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Need an example on how to setup a collection of expected values by a query


#1

Hi,

I want to test a PL/SQL package function that returns a collection (nested table) and check if the values returned are as expected. In my case I do not know the values of the resulting collection upfront (like coll(1) = ‘value1’).

But I can determine the expected values of the resulting collection from a query.

So my question is if you could provide an example on how to setup an resulting collection from a query. From the examples I found I could not find out how to do it. It probably can be done on the ‘Initialization’ tab of the outcome. But how?

Best regards,

Thomas Baumgärtler

BTW: Code Tester version is v2.6.1


#2

Hi Thomas,

It looks like Code Tester has a problem to do what you need. I am checking this now and at the same time thinking about a workaround.

How “wide” your nested table is? I mean how many elements in the record, which a row of your nested table belongs to?

Thanks,

Leonid Khukhlovich,

Code Tester Team.


#3

Hi Thomas,

I created this document for you as a response to your post but I think it can be useful for other customers creating tests of type “Collection is equal to query”.

I created a very simple example and I hope using it I will be able to clarify what is the Code Tester approach to this problem and what might be a workaround for you.

My example works with well known SCOTT schema, with EMP table:

CREATE OR REPLACE PACKAGE ct_avsi

IS

TYPE emp_rt IS RECORD

(

ename emp.ename%TYPE

, job emp.job%TYPE

, sal emp.sal%TYPE

);

TYPE emp_aa IS TABLE OF emp_rt

INDEX BY BINARY_INTEGER;

TYPE emp_nt IS TABLE OF emp_rt;

FUNCTION get_nt (where_in IN VARCHAR2)

RETURN emp_nt;

END ct_avsi;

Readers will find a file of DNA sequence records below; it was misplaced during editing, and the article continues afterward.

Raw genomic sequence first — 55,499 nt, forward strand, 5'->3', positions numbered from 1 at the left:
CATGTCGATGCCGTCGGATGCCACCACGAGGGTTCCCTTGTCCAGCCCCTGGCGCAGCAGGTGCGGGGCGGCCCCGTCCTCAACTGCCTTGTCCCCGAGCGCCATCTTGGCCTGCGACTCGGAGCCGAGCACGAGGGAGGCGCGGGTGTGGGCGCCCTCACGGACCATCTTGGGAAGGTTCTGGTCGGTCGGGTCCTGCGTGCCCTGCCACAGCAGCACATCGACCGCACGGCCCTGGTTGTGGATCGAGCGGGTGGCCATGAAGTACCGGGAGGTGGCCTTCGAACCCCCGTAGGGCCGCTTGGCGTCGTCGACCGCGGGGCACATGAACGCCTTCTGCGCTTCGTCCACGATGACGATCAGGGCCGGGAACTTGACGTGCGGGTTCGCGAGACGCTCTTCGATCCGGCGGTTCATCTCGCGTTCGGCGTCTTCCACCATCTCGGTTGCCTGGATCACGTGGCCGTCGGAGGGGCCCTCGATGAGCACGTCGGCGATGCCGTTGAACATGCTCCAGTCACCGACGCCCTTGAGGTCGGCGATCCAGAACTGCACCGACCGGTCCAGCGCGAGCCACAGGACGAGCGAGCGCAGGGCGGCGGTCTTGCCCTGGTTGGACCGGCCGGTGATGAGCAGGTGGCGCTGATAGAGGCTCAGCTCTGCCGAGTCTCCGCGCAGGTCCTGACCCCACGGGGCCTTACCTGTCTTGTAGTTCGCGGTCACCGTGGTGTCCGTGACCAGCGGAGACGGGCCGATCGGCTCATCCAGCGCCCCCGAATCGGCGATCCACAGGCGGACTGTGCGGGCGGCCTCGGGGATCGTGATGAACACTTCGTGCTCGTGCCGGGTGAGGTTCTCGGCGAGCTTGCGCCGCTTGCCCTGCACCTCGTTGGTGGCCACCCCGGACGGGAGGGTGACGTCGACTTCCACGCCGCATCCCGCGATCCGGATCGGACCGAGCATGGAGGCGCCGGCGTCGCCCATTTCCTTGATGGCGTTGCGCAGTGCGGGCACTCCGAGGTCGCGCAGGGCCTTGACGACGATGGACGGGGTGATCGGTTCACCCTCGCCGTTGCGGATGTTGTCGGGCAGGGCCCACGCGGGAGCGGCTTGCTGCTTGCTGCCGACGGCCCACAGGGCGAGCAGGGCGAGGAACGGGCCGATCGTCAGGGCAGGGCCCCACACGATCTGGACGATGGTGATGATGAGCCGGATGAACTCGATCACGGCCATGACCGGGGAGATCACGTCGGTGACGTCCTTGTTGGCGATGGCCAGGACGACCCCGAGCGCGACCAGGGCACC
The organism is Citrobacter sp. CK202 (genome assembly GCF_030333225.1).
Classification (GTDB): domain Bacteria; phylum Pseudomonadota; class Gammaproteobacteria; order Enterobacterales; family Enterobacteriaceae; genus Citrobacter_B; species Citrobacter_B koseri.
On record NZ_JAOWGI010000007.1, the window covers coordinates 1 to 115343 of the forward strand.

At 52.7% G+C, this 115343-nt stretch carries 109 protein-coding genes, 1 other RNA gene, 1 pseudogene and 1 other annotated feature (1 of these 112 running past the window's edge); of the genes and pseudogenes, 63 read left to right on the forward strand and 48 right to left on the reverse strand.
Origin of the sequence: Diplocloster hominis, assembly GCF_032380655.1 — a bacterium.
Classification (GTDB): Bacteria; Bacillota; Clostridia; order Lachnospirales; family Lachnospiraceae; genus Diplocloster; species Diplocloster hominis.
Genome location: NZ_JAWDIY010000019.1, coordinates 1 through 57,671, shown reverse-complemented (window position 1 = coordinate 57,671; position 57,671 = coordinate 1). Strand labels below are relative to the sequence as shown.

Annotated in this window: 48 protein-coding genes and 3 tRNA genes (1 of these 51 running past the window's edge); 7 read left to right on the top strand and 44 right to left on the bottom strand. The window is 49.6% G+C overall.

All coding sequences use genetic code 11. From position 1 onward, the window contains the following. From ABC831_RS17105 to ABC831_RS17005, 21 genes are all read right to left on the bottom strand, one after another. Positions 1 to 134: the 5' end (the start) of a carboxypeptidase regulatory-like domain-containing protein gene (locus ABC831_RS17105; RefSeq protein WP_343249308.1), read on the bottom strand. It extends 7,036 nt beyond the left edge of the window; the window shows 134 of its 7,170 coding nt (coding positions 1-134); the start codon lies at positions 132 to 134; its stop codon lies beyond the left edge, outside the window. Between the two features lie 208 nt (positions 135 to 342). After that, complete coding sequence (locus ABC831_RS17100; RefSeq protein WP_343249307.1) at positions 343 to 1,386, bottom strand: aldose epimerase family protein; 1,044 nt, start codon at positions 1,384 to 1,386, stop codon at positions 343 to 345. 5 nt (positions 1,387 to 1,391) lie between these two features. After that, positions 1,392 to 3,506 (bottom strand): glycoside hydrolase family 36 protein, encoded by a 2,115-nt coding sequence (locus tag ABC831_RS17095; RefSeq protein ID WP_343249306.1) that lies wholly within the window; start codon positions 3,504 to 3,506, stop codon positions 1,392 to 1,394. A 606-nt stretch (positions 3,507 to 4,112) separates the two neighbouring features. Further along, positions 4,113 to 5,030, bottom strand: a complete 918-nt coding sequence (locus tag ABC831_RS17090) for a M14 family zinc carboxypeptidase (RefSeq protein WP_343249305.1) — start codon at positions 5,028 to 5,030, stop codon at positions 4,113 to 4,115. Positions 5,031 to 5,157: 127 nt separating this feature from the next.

As you can see I declared function get_nt in this package, which returns nested table of emp_nt type. Let’s see how to test this function.

First of all the body of declared CT_AVSI package is:

CREATE OR REPLACE PACKAGE BODY ct_avsi

IS

FUNCTION get_nt (where_in IN VARCHAR2)

RETURN emp_nt

IS

TYPE emp_aa IS TABLE OF emp_rt

INDEX BY BINARY_INTEGER; – for SELECT

l_aa emp_aa;

retval emp_nt; – Result

BEGIN

– Select needed rows from EMP table

EXECUTE IMMEDIATE ‘SELECT ename, job, sal FROM emp WHERE empno in (’ || where_in || ‘) ORDER BY empno’ BULK COLLECT INTO l_aa;

– Populate information in nested table

IF l_aa.COUNT > 0

THEN

retval := emp_nt ();

FOR i IN l_aa.FIRST … l_aa.LAST

LOOP

retval.EXTEND;

retval (retval.COUNT) := l_aa (i);

END LOOP;

END IF;

RETURN retval;

END get_nt;

END ct_avsi;

As you can see the parameter where_in of the tested function is part of WHERE clause of query from EMP table. This parameter is a list of EMP_NO keys from EMP table. I will use ‘7839,7369,7566’ string as where_in parameter in my example.

I compiled this package in SCOTT schema, connected Code Tester to it and created 3 different test cases, which explain how to test nested tables in Code Tester for Oracle.

As the result I created 2 video clips for you.

In the first clip I create classic test case of “Collection is equal to collection” type.

You write that in your situation you do not have values for expected collection but you have a query, which can bring these values upon request. For this situation I created another test case of “Collection is equal to query” type. I would recommend you this approach as a solution but unfortunately this type of test works fine with associative arrays but does not work with nested tables and varrays. We are going to fix this issue in the next release. All this is explained in the first clip.

In my second clip I show you how to use “Initialization” section of outcome to bypass the issue and propose you to use this approach as a workaround.

Thanks,

Leonid Khukhlovich,

Code Tester team.

[View:~/cfs-file.ashx/__key/communityserver-discussions-components-files/71/1st_5F00_clip.wmv:550:0]

[View:~/cfs-file.ashx/__key/communityserver-discussions-components-files/71/2nd_5F00_clip.wmv:550:0]


#4

Hi Leonid,

I think this is what I need to get it done. Good job :wink:

Best regards,

Thomas